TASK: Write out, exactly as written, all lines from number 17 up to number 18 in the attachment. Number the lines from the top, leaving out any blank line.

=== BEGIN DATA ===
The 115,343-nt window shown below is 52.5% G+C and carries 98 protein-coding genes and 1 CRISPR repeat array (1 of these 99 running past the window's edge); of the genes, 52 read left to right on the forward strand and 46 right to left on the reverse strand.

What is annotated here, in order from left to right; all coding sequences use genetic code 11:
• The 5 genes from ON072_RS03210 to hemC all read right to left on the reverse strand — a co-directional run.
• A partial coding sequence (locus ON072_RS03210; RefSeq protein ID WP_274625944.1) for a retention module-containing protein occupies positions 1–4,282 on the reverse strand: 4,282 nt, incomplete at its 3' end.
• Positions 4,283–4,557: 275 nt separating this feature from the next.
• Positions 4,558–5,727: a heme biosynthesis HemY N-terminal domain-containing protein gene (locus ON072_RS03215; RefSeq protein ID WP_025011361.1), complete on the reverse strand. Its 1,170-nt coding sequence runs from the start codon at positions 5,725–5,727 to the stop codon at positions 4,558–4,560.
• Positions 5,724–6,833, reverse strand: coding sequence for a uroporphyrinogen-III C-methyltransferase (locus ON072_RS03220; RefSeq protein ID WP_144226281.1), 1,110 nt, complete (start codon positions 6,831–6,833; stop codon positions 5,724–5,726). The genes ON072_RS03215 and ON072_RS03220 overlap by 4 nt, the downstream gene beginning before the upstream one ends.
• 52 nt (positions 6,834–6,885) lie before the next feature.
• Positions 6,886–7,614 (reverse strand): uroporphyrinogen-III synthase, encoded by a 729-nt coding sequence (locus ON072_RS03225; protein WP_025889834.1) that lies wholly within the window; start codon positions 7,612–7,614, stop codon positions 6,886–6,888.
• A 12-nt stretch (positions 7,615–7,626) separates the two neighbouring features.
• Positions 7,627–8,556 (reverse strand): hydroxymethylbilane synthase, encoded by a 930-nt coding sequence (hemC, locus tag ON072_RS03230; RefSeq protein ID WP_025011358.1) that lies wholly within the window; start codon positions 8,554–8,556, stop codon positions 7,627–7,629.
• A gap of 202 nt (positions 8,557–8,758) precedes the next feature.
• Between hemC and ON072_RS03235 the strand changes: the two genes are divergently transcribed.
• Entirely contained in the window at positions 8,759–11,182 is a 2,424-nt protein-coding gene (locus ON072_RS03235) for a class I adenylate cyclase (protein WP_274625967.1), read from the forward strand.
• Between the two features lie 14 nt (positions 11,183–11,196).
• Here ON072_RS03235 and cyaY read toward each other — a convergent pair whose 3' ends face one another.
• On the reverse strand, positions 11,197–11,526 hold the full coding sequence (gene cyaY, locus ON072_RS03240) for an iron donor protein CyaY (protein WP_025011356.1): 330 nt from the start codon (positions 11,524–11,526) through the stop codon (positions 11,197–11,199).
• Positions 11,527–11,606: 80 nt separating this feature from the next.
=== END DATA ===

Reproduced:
• On the reverse strand, positions 11,197–11,526 hold the full coding sequence (gene cyaY, locus ON072_RS03240) for an iron donor protein CyaY (protein WP_025011356.1): 330 nt from the start codon (positions 11,524–11,526) through the stop codon (positions 11,197–11,199).
• Positions 11,527–11,606: 80 nt separating this feature from the next.